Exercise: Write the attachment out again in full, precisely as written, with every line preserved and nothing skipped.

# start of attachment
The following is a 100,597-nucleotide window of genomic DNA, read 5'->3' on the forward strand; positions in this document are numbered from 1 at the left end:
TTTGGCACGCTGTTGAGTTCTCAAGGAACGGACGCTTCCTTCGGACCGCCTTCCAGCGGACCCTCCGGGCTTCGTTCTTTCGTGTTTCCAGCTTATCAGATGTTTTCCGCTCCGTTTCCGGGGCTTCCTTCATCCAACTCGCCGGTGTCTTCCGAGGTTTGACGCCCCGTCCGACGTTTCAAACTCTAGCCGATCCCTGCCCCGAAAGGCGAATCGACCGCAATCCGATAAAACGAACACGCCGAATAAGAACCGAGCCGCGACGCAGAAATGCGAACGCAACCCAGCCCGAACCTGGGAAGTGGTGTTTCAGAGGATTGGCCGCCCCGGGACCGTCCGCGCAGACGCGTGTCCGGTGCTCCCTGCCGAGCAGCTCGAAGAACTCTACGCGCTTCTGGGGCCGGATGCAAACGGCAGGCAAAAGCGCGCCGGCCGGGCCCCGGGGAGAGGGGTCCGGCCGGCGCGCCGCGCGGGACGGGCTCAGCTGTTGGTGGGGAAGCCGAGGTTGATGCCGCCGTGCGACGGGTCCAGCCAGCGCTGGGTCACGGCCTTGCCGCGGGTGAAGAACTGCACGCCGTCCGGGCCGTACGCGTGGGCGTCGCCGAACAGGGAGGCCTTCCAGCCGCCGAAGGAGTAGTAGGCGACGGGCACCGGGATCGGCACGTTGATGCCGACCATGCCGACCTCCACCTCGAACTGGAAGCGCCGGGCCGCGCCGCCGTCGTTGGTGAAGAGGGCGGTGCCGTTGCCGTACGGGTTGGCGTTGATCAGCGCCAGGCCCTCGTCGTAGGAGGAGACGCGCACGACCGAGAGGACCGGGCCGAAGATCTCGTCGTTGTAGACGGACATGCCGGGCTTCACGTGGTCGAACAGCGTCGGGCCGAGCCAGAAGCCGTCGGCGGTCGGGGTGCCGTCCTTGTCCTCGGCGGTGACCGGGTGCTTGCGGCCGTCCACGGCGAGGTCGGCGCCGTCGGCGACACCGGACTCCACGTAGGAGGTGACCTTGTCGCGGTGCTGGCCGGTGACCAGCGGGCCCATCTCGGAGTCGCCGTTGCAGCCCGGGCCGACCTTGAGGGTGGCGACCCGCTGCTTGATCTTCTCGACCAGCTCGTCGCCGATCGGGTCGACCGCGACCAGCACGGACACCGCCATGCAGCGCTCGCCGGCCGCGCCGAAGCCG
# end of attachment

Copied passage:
The following is a 100,597-nucleotide window of genomic DNA, read 5'->3' on the forward strand; positions in this document are numbered from 1 at the left end:
TTTGGCACGCTGTTGAGTTCTCAAGGAACGGACGCTTCCTTCGGACCGCCTTCCAGCGGACCCTCCGGGCTTCGTTCTTTCGTGTTTCCAGCTTATCAGATGTTTTCCGCTCCGTTTCCGGGGCTTCCTTCATCCAACTCGCCGGTGTCTTCCGAGGTTTGACGCCCCGTCCGACGTTTCAAACTCTAGCCGATCCCTGCCCCGAAAGGCGAATCGACCGCAATCCGATAAAACGAACACGCCGAATAAGAACCGAGCCGCGACGCAGAAATGCGAACGCAACCCAGCCCGAACCTGGGAAGTGGTGTTTCAGAGGATTGGCCGCCCCGGGACCGTCCGCGCAGACGCGTGTCCGGTGCTCCCTGCCGAGCAGCTCGAAGAACTCTACGCGCTTCTGGGGCCGGATGCAAACGGCAGGCAAAAGCGCGCCGGCCGGGCCCCGGGGAGAGGGGTCCGGCCGGCGCGCCGCGCGGGACGGGCTCAGCTGTTGGTGGGGAAGCCGAGGTTGATGCCGCCGTGCGACGGGTCCAGCCAGCGCTGGGTCACGGCCTTGCCGCGGGTGAAGAACTGCACGCCGTCCGGGCCGTACGCGTGGGCGTCGCCGAACAGGGAGGCCTTCCAGCCGCCGAAGGAGTAGTAGGCGACGGGCACCGGGATCGGCACGTTGATGCCGACCATGCCGACCTCCACCTCGAACTGGAAGCGCCGGGCCGCGCCGCCGTCGTTGGTGAAGAGGGCGGTGCCGTTGCCGTACGGGTTGGCGTTGATCAGCGCCAGGCCCTCGTCGTAGGAGGAGACGCGCACGACCGAGAGGACCGGGCCGAAGATCTCGTCGTTGTAGACGGACATGCCGGGCTTCACGTGGTCGAACAGCGTCGGGCCGAGCCAGAAGCCGTCGGCGGTCGGGGTGCCGTCCTTGTCCTCGGCGGTGACCGGGTGCTTGCGGCCGTCCACGGCGAGGTCGGCGCCGTCGGCGACACCGGACTCCACGTAGGAGGTGACCTTGTCGCGGTGCTGGCCGGTGACCAGCGGGCCCATCTCGGAGTCGCCGTTGCAGCCCGGGCCGACCTTGAGGGTGGCGACCCGCTGCTTGATCTTCTCGACCAGCTCGTCGCCGATCGGGTCGACCGCGACCAGCACGGACACCGCCATGCAGCGCTCGCCGGCCGCGCCGAAGCCG